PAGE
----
superintendent of the
Cape Hatteras National Seashore, was the guest for the latest edition
of the Radio Hatteras interview show, "To the Point," on
Sunday, July 17.
The program is hosted
by Irene Nolan,
editor of The Island Free Press, and the topic was summer at the
Among the topics that
in the interview were:
- The Park Service's plan to address stormwater
issues in the Buxton/Frisco area with a joint National Environmental
Policy Act-based planning process to evaluate its options to alleviate
flooding at Cape Point and Frisco. As part of the process, the park
will partner with other local, state, and federal agencies, including
Dare County, the state Wildlife Resources Commission, the state
Department of Environmental Quality, U.S. Fish and Wildlife Service and
the Army Corps of Engineers. The public will also have input into the
process, Hallac said.
- Nesting in the seashore. Piping plover nesting
is about finished for the season, Hallac said. Three chicks fledged
this year, two more than the one bird that fledged last year but fewer
than were fledged each year since 2012 when there were 11 piping plover
fledglings. In addition, the seashore could see another record set this
year for sea turtle nesting. A record 289 nests were laid last year. As
of the July 13 natural resources report, there were 191 nests, slightly
more than the 188 at this time last year.
Point. The nesting season for piping
plovers and American oystercatchers, both birds that have closed down
access to Cape Point in the past, is winding down. There are no nests
left in the area of the Point. However colonial waterbirds are still
nesting in the area, including least terns and black skimmers. Hallac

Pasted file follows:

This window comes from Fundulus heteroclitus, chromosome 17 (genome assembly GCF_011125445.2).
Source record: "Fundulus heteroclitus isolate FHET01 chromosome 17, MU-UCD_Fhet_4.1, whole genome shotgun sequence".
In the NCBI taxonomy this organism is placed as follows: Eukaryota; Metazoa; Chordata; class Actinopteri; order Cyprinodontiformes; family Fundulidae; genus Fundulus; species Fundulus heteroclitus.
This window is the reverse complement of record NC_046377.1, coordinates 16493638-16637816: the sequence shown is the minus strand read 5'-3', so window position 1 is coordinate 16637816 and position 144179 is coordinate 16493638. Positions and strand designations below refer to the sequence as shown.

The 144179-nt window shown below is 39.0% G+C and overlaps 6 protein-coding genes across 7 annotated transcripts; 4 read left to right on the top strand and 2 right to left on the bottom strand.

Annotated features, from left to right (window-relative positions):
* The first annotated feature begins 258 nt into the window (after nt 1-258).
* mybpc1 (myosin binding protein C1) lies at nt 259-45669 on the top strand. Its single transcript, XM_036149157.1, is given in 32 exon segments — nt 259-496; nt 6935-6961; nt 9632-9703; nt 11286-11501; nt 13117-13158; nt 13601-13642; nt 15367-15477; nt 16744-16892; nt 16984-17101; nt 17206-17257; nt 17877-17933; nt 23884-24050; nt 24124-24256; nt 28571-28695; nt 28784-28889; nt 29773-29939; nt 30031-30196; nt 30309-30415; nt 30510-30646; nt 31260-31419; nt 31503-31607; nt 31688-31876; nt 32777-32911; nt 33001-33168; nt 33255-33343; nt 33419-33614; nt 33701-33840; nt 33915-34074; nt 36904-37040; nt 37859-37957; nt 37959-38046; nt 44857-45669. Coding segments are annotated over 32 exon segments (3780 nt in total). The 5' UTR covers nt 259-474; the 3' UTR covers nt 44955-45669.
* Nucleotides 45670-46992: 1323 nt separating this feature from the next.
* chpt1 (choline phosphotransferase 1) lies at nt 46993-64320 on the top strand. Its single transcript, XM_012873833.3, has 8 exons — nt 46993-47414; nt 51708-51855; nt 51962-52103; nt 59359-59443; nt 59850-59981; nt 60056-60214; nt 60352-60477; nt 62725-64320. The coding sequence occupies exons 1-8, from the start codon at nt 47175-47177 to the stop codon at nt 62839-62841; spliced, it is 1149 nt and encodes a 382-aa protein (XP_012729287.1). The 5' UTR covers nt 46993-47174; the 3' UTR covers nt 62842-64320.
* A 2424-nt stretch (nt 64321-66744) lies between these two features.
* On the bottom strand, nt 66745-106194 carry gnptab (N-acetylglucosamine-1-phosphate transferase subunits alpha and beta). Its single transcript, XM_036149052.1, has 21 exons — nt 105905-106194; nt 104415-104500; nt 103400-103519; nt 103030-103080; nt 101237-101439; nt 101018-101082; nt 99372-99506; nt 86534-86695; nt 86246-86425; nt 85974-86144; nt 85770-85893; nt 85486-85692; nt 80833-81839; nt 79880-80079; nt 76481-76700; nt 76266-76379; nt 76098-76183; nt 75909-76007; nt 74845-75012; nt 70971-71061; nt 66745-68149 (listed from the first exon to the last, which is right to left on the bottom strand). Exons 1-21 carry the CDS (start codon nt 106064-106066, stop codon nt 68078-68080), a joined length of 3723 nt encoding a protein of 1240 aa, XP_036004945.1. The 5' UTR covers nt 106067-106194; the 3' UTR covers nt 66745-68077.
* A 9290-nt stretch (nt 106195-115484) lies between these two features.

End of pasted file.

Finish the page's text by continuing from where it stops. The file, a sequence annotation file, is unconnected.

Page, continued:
didn't speculate on when he thought Cape Point might reopen for access,
but he did note that the colonial waterbird nesting season could wind
down in the next few weeks.
- Modified wildlife buffers. Hallac said that
the modified wildlife buffers that were effective last year have made a
significant difference in access, especially in the Cape Point area
this year. Providing a corridor past an oystercatcher nest near the
Point kept it open an extra five weeks compared to some past years.
Corridors also made a difference at three oystercatcher nests on
Ocracoke -- at South Point, Ramp 63, and between Ramp 59 and 63.
In addition, Hallac
said, Ramp 44 has
been closed to ORVs by mid- to late May in past years. It has not
been closed at all this year, he said. In fact, the beach south of
Ramp 44 has been open all summer for about six-tenths of a mile to
the south toward Cape Point. He said this is "entirely due to
the modified buffers."
In past years, the
for piping plover chicks has effectively shut down the area all the
way from the Point to Ramp 44. This year, there was a brood of
piping plovers in the area, but with the Park Service's ability to
reduce the buffer to as small as 200 meters with additional staff
monitoring, the beach stayed open. Hallac added that the buffer was
never reduced to 200 meters, but usually ranged from 300 to 500
Also in the
interview, Hallac discussed
Park Service communications, summer events for visitors, upcoming
centennial events, and keeping the beach clean.
To listen to the
interview, scroll down
to the "To the Point" logo and click on the arrow.
"To the Point" is
on the island's community radio station,101.5 FM on southern Hatteras
and 99.9 FM on northern Hatteras, at 5 p.m. on the first and third
Sunday of each month. It is repeated on the second and fourth
Sunday. Those who don't live on Hatteras can listen to the show on
Sundays through live streaming at www.radiohatteras.org.
Radio Hatteras is
community, non-profit radio station and depends on grants,
memberships, and underwriting.
It broadcasts around
the clock with
news -- including such things as surfing and fishing reports --
community announcements, music, and special programs. The station is
also now streamed live. To listen, go to www.radiohatteras.org.
community radio station
also needs your support, and you can give that by purchasing a
membership or by underwriting the station if you are a business or
another community non-profit.
are $50 for a family, $25 for an individual and $10 for a student.
Mail memberships and other contributions to Radio Hatteras, P.O. Box
339, Frisco, NC 27936.
or call (252) 995-6000 for information about underwriting